Many pregnant women in their advanced stages of labour travel to hospitals in unsafe modes of transport such as autorickshaws or cars, unaware of the potential dangers to both mother and child.
There have even been a few instances of pregnant women coming by bus to the Coimbatore Medical College Hospital (CMCH).
This, says M. Suthandra Devi, Professor and Head, Department of Obstetrics and Gynaecology, CMCH, is unsafe. “Travelling in a private vehicle during the advanced stage of labour could cause several complications. The jolts and vibrations of travel could cause rupture of membrane or umbilical cord prolapse. The delivery could even occur in the vehicle itself.”
Disturbances while travelling in crowded public transport vehicles could also cause fits in pregnant women with high blood pressure, which may be life-threatening.
At such times, travelling in a well-equipped ambulance will ensure that trained emergency medical technicians (EMTs) will attend to the woman, administer intravenous fluids or oxygen if required, and render other medical assistances.
Further, it will ensure that the woman is transported in a safe position and reach the hospital quickly. Safe travel for pregnant women in advanced stages of labour is vital to prevent perinatal mortality, maternal mortality and maternal morbidity, adds Dr. Suthandra Devi. A third of these are referrals and arrive at the hospital largely through ambulances. However, of the rest, many are out-patients who admit themselves directly.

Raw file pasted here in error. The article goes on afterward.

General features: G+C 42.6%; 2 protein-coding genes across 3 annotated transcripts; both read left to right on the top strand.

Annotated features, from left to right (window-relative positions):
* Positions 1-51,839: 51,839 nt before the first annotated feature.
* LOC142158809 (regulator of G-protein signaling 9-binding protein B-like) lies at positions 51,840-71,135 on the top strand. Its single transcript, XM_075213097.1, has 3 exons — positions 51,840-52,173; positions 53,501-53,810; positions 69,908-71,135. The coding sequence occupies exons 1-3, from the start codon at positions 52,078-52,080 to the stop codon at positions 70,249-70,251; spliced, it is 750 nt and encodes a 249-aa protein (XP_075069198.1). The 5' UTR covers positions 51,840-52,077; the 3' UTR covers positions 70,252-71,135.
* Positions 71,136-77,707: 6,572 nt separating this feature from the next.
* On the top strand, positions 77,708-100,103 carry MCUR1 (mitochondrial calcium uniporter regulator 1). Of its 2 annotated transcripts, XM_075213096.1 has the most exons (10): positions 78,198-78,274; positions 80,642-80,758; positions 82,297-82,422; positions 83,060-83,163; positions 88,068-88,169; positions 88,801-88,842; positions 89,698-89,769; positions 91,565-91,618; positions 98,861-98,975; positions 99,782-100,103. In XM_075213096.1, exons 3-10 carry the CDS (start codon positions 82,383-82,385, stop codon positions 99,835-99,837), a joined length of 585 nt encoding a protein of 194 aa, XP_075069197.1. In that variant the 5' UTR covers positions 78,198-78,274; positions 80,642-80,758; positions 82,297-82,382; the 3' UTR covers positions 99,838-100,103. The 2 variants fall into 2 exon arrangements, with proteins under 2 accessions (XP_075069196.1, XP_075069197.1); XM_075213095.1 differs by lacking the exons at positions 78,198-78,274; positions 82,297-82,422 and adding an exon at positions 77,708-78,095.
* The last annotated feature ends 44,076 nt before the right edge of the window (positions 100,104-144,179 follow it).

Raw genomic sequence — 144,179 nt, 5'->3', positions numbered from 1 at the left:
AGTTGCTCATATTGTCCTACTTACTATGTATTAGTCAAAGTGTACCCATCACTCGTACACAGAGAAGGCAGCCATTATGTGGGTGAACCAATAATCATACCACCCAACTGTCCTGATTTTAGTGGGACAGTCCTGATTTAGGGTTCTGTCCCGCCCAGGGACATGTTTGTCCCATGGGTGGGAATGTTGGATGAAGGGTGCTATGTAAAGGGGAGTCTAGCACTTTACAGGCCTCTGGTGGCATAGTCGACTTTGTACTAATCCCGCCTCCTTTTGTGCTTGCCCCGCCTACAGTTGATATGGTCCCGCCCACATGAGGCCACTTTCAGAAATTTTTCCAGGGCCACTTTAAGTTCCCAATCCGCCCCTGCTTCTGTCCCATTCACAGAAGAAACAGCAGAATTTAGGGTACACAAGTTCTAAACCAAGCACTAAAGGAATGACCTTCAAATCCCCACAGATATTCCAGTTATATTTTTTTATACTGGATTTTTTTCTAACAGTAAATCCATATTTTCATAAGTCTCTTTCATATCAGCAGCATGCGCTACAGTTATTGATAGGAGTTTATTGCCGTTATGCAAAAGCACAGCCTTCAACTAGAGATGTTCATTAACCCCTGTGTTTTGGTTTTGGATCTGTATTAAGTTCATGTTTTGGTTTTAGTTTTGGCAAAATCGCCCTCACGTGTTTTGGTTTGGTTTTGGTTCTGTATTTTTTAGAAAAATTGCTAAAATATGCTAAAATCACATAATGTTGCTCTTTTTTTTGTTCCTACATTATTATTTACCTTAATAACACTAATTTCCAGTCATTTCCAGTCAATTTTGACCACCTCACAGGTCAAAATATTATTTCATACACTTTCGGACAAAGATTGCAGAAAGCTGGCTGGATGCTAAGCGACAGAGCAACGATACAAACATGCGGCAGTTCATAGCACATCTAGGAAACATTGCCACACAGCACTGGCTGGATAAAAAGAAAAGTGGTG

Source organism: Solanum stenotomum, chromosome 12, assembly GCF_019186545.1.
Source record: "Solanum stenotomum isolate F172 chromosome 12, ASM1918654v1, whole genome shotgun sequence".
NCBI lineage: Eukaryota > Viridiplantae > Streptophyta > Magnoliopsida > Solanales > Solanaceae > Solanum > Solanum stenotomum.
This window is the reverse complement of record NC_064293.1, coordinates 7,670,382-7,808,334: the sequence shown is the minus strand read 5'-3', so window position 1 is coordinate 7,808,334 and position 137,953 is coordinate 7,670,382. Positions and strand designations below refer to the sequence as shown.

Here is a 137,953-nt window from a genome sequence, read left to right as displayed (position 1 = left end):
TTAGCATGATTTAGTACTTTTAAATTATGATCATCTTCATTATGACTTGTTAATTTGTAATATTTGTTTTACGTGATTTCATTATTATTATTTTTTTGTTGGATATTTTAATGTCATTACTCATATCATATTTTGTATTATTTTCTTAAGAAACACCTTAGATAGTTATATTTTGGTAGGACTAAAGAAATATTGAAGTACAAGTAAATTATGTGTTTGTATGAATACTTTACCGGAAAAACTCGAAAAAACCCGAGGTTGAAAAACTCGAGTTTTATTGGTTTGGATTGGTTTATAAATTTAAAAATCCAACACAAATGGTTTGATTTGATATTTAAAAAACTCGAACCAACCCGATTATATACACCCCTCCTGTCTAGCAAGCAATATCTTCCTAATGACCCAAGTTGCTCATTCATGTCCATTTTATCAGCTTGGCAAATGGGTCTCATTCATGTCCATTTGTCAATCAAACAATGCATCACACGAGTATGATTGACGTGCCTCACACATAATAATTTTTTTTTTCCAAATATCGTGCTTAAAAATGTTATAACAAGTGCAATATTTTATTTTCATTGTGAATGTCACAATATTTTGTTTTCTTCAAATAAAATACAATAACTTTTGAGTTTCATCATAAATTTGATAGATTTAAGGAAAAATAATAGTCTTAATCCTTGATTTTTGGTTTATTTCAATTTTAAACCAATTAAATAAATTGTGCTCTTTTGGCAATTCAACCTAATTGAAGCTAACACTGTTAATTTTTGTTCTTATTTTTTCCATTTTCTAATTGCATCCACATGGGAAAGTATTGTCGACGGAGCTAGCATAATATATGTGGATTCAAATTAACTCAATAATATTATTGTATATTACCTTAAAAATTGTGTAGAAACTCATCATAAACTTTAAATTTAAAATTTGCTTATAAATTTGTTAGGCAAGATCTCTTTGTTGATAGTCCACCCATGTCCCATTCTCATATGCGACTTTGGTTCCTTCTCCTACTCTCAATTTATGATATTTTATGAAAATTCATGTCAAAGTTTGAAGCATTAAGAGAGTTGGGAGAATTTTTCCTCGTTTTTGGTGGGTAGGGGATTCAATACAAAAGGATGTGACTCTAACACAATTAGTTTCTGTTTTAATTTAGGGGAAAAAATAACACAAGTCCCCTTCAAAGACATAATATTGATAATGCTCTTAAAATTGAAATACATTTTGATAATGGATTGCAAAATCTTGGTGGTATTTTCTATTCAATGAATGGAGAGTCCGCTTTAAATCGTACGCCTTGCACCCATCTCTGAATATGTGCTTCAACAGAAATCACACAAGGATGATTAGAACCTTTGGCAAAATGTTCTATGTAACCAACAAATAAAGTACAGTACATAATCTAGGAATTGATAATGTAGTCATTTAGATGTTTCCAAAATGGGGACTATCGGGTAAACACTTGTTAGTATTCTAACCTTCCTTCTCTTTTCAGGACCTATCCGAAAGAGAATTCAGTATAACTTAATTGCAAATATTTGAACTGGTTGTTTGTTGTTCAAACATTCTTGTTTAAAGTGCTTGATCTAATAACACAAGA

Of the 88,000 emergencies handled by the GVK EMRI ‘108’ emergency ambulance services since its launch in Coimbatore on November 18, 2008, pregnancies alone constituted nearly 17,000, says GVK–EMRI ‘108’ ambulance services Regional Manager (Western Region) H. Mohan.
Of these, around 1,000 cases were of pregnant women directly taken from their houses to the hospitals. In the rest of the cases, the women were taken through inter-facility transfers from a primary or a secondary healthcare centre to a tertiary centre.
“Our EMTs are trained at Kasturba Gandhi Hospital for Women and Children, Chennai, in handling pregnancies. They have also given training at labour rooms. All ‘108’ ambulances are equipped with the delivery kits and the medication for pregnant women besides the instruments to monitor the foetal heart beat rate to ascertain its health.”
Further, the ambulance staff in rural areas follow up on the high risk pregnant women, some of whom may have suffered miscarriages earlier, and visit them before the expected date of delivery to inform them that they could utilise the ‘108’ ambulance free of cost to reach the hospital safely.
While awareness had increased a lot in rural areas, ambulance utilisation remained low in urban areas. Safe transport of pregnant women was vital to reduce Infant Mortality Rates, said Mr. Mohan.